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Circular Systems And New Materials Will Reshape Consumer Markets. Here’s Why
Steven Barr Contributor
Brands have always been part of how people express themselves. They can do more than create an image though, they can actually help consumers achieve goals and shape a lifestyle. As more consumers define themselves as environmentally and socially responsible, they demand more ethical products and processes for consumption and disposal.
With a motivated, conscious consumer to keep happy, brands are making bold changes. Rather than focus on marketing strategies and end-of-market sustainability solutions (think: “buy one, give one” or making donations to good causes), innovative brands are taking a more evolved approach.
For example, instead of using slightly less water in their packaging process, brands are completely re-engineering their distribution channels. Rather than using earth-friendly materials, they are diverting plastic from oceans and creating an entirely new material to use in athletic wear, and working with professional teams to gain influence and attract more consumers.
The best part: it’s working. Consumers are embracing and pledging loyalty to these brands, sparking industry discussion and inspiring more brands to take risks.
Running away with plastic
Most consumers know that plastic is a big problem, and brands are continuing to deepen their commitment to it. American Airlines, Hyatt and Starbucks have vowed to eliminate plastic straws, at the core of the problem, offering other solutions in their place. But last year Adidas proved that upcycled plastic can be more than avoided – it can be woven into design and manufacturing to create a product advantage that consumers will get excited about.
Adidas is making this possible by working with a global collaboration network Parley for the Oceans. Plastic from the world’s beaches is remanufactured into a yarn that Adidas used to produce more than five million pairs of shoes in 2018. The sold-out shoes were so successful that the company now plans to produce more than double that figure this year with 11 million shoes.
Adidas also plans to use the material for professional jerseys and athletic wear. Like many leaders in the past, it only takes a few leaders to show the market opportunity of a game-changing strategy until others take it, adapt it to their consumer and maybe make some improvements.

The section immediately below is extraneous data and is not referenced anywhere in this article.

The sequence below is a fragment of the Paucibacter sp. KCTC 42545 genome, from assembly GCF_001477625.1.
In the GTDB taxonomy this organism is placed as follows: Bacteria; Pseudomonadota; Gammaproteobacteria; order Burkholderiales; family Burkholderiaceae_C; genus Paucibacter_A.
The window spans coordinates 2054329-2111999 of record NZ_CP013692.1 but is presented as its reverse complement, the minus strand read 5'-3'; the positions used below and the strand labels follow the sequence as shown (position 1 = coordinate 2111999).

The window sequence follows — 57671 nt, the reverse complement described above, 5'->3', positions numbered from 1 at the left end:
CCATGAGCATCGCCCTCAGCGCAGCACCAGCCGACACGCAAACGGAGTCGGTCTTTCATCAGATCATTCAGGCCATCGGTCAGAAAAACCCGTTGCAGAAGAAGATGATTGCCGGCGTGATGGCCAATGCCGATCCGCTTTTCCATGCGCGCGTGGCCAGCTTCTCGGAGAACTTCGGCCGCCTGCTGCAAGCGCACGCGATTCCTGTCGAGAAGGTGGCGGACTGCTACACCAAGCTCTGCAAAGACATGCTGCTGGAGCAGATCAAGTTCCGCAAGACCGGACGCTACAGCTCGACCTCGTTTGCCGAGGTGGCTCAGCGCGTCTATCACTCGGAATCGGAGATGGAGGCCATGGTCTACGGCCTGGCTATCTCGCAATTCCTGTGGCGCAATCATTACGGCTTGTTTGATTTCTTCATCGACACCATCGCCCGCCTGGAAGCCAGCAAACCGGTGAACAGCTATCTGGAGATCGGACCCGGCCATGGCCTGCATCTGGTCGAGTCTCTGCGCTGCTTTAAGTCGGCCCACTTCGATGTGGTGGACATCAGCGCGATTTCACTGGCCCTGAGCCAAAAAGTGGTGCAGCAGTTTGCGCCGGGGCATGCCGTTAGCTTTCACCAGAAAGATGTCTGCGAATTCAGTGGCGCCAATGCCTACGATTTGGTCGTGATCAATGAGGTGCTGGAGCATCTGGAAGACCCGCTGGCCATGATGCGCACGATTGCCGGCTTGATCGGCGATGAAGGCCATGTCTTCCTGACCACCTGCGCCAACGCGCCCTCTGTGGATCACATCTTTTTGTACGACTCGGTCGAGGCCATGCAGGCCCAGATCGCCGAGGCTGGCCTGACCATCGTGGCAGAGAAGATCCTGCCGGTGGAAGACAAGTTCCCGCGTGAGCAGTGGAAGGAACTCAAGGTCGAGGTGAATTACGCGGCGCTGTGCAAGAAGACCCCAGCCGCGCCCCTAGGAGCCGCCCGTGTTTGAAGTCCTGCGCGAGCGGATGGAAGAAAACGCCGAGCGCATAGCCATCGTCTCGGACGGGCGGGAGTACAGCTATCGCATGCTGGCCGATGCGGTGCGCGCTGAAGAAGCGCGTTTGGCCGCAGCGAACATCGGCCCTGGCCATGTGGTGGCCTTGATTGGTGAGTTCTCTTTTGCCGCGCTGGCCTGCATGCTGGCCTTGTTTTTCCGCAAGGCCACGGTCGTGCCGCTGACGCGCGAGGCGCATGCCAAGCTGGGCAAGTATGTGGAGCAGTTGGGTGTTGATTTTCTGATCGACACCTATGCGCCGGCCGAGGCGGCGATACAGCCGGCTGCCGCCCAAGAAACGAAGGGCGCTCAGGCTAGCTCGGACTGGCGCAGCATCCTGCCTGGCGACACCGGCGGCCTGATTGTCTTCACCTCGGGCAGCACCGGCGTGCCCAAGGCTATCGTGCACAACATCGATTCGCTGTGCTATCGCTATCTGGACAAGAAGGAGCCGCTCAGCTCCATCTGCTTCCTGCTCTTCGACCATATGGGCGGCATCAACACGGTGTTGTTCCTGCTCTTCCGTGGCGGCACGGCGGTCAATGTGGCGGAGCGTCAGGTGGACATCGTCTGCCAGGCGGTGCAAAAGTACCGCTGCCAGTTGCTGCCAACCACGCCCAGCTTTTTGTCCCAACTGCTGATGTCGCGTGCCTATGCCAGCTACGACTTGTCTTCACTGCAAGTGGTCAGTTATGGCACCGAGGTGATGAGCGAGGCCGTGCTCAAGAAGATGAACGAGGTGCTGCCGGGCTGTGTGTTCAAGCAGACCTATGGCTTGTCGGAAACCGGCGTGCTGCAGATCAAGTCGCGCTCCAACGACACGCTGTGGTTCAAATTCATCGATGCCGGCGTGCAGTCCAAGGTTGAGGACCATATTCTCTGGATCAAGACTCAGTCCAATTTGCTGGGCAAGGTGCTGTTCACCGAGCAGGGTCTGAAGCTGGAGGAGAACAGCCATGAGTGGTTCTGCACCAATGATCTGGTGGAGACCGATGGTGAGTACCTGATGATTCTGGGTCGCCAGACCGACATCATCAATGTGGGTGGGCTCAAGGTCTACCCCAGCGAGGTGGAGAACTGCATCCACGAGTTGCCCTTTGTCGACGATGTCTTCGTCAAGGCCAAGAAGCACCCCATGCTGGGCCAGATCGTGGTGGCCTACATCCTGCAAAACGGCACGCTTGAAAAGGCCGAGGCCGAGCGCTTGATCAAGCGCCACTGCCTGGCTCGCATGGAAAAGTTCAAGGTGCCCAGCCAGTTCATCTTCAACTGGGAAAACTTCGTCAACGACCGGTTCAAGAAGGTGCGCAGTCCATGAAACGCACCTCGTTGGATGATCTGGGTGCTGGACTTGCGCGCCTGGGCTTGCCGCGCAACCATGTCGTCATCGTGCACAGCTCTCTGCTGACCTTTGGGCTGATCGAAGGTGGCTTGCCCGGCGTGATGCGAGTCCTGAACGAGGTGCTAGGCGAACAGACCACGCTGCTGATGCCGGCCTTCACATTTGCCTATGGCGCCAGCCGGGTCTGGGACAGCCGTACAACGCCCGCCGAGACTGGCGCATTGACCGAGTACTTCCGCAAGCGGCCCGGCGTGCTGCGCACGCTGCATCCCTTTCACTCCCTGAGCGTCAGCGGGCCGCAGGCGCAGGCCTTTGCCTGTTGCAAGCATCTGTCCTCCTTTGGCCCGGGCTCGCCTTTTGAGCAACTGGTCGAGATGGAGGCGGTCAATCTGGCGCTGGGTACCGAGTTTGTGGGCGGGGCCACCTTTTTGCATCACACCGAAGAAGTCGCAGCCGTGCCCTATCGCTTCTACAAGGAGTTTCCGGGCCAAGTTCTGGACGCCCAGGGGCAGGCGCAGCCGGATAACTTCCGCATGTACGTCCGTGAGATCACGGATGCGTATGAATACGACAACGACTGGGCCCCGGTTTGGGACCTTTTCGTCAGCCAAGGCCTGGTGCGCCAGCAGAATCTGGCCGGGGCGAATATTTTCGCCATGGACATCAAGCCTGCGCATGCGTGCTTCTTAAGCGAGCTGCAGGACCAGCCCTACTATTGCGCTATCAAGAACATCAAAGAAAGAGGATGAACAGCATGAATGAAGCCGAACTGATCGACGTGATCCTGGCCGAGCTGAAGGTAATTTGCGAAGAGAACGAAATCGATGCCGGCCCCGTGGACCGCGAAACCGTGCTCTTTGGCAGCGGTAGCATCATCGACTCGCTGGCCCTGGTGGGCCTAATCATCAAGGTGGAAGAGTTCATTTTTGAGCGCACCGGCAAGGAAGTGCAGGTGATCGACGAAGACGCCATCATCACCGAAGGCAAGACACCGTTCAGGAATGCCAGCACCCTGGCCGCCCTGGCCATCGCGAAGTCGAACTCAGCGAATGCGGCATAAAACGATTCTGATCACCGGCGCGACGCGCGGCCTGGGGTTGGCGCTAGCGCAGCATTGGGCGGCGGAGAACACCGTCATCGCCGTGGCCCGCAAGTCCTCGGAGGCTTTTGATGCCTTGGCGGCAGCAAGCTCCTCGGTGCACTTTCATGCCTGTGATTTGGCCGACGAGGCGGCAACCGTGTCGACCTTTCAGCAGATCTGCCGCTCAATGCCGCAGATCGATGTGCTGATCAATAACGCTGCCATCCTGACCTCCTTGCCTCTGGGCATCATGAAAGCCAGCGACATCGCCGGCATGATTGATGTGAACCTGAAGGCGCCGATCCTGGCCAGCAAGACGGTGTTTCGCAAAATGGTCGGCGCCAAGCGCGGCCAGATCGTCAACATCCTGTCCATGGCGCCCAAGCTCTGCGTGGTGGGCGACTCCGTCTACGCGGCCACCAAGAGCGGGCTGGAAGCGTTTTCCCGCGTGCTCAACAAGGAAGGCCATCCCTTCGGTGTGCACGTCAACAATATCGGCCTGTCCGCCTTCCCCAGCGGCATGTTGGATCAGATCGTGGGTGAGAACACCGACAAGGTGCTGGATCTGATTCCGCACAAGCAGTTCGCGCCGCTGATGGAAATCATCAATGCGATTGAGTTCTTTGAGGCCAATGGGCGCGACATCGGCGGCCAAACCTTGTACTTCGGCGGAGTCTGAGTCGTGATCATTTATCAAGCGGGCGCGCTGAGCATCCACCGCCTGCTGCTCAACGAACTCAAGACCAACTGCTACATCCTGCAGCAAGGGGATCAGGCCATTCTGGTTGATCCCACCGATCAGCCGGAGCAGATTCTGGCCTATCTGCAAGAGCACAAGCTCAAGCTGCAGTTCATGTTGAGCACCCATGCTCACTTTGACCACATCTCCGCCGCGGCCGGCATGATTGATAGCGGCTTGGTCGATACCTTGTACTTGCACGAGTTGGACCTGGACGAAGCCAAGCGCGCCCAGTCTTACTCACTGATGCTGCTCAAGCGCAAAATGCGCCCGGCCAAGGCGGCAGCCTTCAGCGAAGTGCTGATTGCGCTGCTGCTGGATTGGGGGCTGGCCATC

Throwing out legacy packaging systems
Large CPG and food companies are thinking less about how to make something a little smarter, and more about how to completely flip the script on how goods are made, distributed and discarded. It’s part of a larger conversation around the circular economy, and consumer markets play a very distinct role in this future state.
Meet the Loop initiative, which is getting a lot of attention with sustainability leaders and first introduced at this year’s World Economic Forum. It introduces a sustainable and circular consumer goods industry.
The initiative includes a coalition of CPG companies who partnered with global recycling company, TerraCycle, to move away from single-use packaging and offer a sophisticated circular solution to consumers with clear environmental benefits. The system is still in pilot, but consumers will consume products in branded, durable packaging that is then collected, cleaned, refilled and reused.
Sound a little like the milkman? Sure, but this is very next gen milkman with some of households’ most used brands (and most recycled or tossed packaging). It is also wildly different than how consumers shop now. If something like this is adopted by consumers, than programs such as Gillette’s razor recycling initiative seem very attainable. Initial success and attention will also unlock new opportunities for other household brands and maybe extend into more categories – electronics, clothing and appliances. Circular systems can open the door to a new era of how global citizens consume goods.
The ripple effects are also significant. This system completely changes a brand’s relationship with the consumer. Big retail’s role is suddenly undefined. It also creates new consumer engagement and loyalty building opportunities as early adopters (both on the brand and consumer side) adopt Loop practices.
Changing consumer lifestyles means bigger ideas from brands
The population of consumers seeking a more environmental and socially responsible lifestyle is growing. Little tweaks and marketing strategies are being muted by innovative leaders loudly declaring a new standard for sustainable and ethical goods.
This kind of innovation can completely reshape a category and influence competition to think bigger.